I’ve talked quite a bit about the self-defeating dynamic that’s ensnared US oil production.
As prices collapsed (and even before) shale oil had a free cash flow problem – namely, there wasn’t any. Free cash flow that is. That meant capital markets had to plug companies’ funding gaps. As Citi put in back in 2015, “easy access to capital was the essential ‘fuel’ of the shale revolution. But too much capital led to too much oil production, and prices crashed.”
Since the collapse in prices, producers have been kept afloat by the same easy access (or if it’s no longer “easy” it’s still “access”) to capital. The source of that capital has evolved as you’d expect for a sector that by all rights should probably be out of business. When the debt markets slammed shut and the revolvers were cut, companies tapped the equity markets via follow-ons. They survived (or at least some of them did) to pump another day.
Well that day has now come with prices higher on the OPEC/non-OPEC production cut deal. The problem though, is the same as it always was: pumping more just ensures that prices will eventually fall again. Only next time, it’s not clear whether capital markets will be open and even if they are, higher rates will raise the cost of borrowing.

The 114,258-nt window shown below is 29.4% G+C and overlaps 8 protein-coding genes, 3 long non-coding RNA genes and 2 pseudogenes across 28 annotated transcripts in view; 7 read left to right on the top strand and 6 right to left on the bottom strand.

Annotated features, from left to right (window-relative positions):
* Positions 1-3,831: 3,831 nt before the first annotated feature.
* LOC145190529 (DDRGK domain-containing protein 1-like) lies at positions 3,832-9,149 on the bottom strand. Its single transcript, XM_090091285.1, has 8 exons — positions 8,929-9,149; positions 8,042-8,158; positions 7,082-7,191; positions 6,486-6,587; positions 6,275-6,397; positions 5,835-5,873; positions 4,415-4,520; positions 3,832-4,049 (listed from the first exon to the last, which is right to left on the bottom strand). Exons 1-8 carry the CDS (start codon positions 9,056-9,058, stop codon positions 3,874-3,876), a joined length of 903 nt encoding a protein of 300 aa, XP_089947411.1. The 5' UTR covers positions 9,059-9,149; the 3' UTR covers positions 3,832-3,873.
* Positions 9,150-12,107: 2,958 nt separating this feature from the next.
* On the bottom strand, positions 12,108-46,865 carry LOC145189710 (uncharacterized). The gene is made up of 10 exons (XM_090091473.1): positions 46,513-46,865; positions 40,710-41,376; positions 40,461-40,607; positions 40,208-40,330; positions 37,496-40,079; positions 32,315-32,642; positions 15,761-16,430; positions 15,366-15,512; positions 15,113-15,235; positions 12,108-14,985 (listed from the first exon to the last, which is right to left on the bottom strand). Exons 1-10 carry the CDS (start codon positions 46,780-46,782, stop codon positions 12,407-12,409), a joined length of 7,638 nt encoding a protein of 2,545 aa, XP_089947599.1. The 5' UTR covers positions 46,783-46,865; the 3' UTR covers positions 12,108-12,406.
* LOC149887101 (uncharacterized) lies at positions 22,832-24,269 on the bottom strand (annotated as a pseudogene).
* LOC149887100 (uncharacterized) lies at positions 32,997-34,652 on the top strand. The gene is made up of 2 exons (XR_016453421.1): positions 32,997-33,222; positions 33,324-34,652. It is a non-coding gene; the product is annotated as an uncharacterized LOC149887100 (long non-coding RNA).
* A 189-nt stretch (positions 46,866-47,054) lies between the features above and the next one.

The paradox: higher prices ultimately lead to lower prices.
With that in mind, consider the following excerpts from a Goldman piece (out Tuesday) outlining the effect of a new tax regime (under Trump) on crude. One key point is the idea that destination-based taxation will push WTI to a premium over Brent. Can you guess what happens next? Here’s Goldman:
Destination-based tax while unlikely could push WTI above Brent… While our economists see this as a low probability event (20% likelihood), in a scenario of a destination-based tax with border adjustment (DBTBA) and a corporate tax rate of 20%, we expect WTI could move to a $10/bbl premium to Brent from a $3 discount – a $13/bbl (+25%) relative move immediately.
The medium-term impact to absolute oil prices would depend on how quickly US production reacts to higher prices vs. how quickly the rest of the world reacts to make space for higher US production. If 2017-18 WTI oil prices move to $68/bbl ($13 premium to 2018 forecast), our analysis implies the incremental investment could result in 1.5 mn bpd of 2018 US oil growth (vs. 0.8 mn bpd at $55 oil). Unless OPEC cuts further, this could oversupply global oil markets and potentially lead to another oil boom-bust cycle.
For those interested, below is an infographic from Goldman that purports to document the impact a destination-based tax with border adjustment regime would have on oil and thus, on the economy.